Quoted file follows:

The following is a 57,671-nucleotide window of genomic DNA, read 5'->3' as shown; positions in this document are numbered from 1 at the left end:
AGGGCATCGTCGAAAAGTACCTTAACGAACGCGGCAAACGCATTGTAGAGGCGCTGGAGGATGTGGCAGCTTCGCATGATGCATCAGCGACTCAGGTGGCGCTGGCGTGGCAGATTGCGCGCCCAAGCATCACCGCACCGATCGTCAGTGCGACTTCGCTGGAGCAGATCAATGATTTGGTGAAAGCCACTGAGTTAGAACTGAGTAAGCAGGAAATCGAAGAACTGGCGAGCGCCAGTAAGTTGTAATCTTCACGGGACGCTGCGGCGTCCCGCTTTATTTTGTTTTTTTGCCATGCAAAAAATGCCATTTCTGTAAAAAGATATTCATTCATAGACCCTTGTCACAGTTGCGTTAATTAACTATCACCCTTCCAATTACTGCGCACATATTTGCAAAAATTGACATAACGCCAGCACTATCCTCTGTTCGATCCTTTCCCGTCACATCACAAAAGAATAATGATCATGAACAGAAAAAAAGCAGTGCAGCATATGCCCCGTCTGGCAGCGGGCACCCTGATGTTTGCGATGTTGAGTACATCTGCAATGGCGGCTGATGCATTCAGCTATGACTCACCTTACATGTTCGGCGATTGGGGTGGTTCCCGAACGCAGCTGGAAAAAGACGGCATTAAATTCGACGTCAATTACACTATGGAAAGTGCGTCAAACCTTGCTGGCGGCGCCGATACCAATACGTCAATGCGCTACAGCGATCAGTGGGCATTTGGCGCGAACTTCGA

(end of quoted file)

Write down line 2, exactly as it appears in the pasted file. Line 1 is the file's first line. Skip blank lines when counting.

AGGGCATCGTCGAAAAGTACCTTAACGAACGCGGCAAACGCATTGTAGAGGCGCTGGAGGATGTGGCAGCTTCGCATGATGCATCAGCGACTCAGGTGGCGCTGGCGTGGCAGATTGCGCGCCCAAGCATCACCGCACCGATCGTCAGTGCGACTTCGCTGGAGCAGATCAATGATTTGGTGAAAGCCACTGAGTTAGAACTGAGTAAGCAGGAAATCGAAGAACTGGCGAGCGCCAGTAAGTTGTAATCTTCACGGGACGCTGCGGCGTCCCGCTTTATTTTGTTTTTTTGCCATGCAAAAAATGCCATTTCTGTAAAAAGATATTCATTCATAGACCCTTGTCACAGTTGCGTTAATTAACTATCACCCTTCCAATTACTGCGCACATATTTGCAAAAATTGACATAACGCCAGCACTATCCTCTGTTCGATCCTTTCCCGTCACATCACAAAAGAATAATGATCATGAACAGAAAAAAAGCAGTGCAGCATATGCCCCGTCTGGCAGCGGGCACCCTGATGTTTGCGATGTTGAGTACATCTGCAATGGCGGCTGATGCATTCAGCTATGACTCACCTTACATGTTCGGCGATTGGGGTGGTTCCCGAACGCAGCTGGAAAAAGACGGCATTAAATTCGACGTCAATTACACTATGGAAAGTGCGTCAAACCTTGCTGGCGGCGCCGATACCAATACGTCAATGCGCTACAGCGATCAGTGGGCATTTGGCGCGAACTTCGA